Other People’s Poetry (OPP) returns Sunday, January 29 2017, at Deep Vellum Books. A new group of DFW poets will be presenting Bob Kaufman’s Golden Sardine. Check out the complete line-up for this reading, and get more details about the series, by visiting the Other People’s Poetry (OPP) website, or liking OPP on Facebook.
Recent Happenings of Another Nature Altogether
This past Spring (2016), I was invited by editors Greg Wolfe and Mary Kenagy-Mitchell to spend some time with Fort Worth-based painter Sedrick Huckaby, with the aim of producing an artist profile for the journal Image. This is one of the toughest assignments I’ve ever completed, but also among the most very rewarding. I’m happy to say the write-up itself appears in the latest issue of Image, the contents of which you can browse here.
A list of lists! I made some year-end picks for Dallas’ independent booksellers at both Deep Vellum Books and The Wild Detectives. And I made a few observations about the literary advocates most deserving of great recognition in 2016 for a feature at Entropy.
I’ve added a couple of new entries to my semi-regular interview series over at Entropy. First, a conversation with first-time novelist Marc Anthony Richardson, whose Year of the Rat was awarded the Ronald Sukenick Innovative Fiction Prize from FC2. And, to close out 2016, poet (and fellow Apostrophe Books author) Tony Trigilio and I talk about his latest collection, Inside the Walls of My Own House: The Complete Dark Shadows (of My Childhood) Book 2 (BlazeVOX).
Many thanks to D. A. Powell for these words regarding The Habiliments. “Artemidorus of Ephesus wrote that dreams are a movement of the soul, giving hints of good things or bad things to come. In The Habiliments, Joe Milazzo utilizes dream as a method of reentering the past to explain the present, capturing glances of ghosts in fleeting light: ‘I know it, tomorrow I will fall apart into corners and infinitesimals.’ These poems scale and shear the mountains of grief to release those captive spirits and let them live again.”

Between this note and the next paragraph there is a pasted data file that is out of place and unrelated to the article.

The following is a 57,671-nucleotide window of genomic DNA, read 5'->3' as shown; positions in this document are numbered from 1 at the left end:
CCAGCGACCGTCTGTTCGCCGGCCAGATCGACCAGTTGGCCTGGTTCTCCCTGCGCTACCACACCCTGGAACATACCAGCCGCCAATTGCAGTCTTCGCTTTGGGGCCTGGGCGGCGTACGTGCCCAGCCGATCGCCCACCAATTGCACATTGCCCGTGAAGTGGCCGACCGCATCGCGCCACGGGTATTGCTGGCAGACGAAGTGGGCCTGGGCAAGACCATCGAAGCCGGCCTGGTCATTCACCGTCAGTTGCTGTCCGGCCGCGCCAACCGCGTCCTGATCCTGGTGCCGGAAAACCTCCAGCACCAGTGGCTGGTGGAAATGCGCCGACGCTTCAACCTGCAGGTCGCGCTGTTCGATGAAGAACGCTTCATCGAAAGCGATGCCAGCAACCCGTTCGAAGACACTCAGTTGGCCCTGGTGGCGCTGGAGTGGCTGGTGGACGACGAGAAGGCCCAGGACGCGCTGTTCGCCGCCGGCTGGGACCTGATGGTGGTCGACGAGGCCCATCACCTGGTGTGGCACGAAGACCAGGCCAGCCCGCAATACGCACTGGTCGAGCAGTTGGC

Many thanks to Joyelle McSweeney for these words regarding The Habiliments. “In one domestic/cosmic sequence, The Habiliments explores the contradictory potentials of lyric poetry—intimate and expansive, broken and fluid, novel as a virus and persistent as a dream. As dreams interrupt, intercut, undermine, and translate the dreaming speaker (does he speak or dream?), we begin to conclude that consciousness is a fabric strung between opposites, beauty an allergic response to irritants. The Habiliments reminds us that, for all our failings as a species, Poetry is our least obnoxious trait.”
I recently had the honor and pleasure of exchanging emails with fellow novelist Doug Rice, whose Here Lies Memory was published earlier this autumn by Black Scat Books. You can follow our conversation in the pages of Entropy.
This Fall, I will be serving alongside 21 other novelists, poets, essayists and literary citizens as a mentor for the AWP’s Writer to Writer program. You can read more about the Fall 2016 mentors and mentees, and learn what it takes to get involved, by visiting the program’s website.
A new poetry reading series I am curating—Other People’s Poetry (OPP)—launched Sunday, September 25, 4 PM, at Deep Vellum Books. Along with 22 other poets from Dallas-Fort Worth, we read through Rainer Marie Rilke’s New Poems: The Second Part (as translated by Edward Snow), in its entirety. You can see the complete line-up for this reading, and learn more about the ideas behind OPP, by checking out this recent story in the Dallas Observer. You can also view some photos and video from the event by liking OPP on Facebook. OPP’s next program will be happening November 13, and will feature 20 or so different poets reading their way through Sylvia Plath’s Ariel. More information coming soon.
I recently wrote an essay for Necessary Fiction‘s “Research Notes” feature on the data and influence mining that went into Crepuscule W/ Nellie. You can ogle all my divulged secrets here.
A new poem of mine, “Lenny von Dohlen,” was recently published in the pages of Landfill, a journal affiliated with Ursus Americanus Press. Thanks to Editors Eric Benick and Nick Rossi for helping this work to find its audience.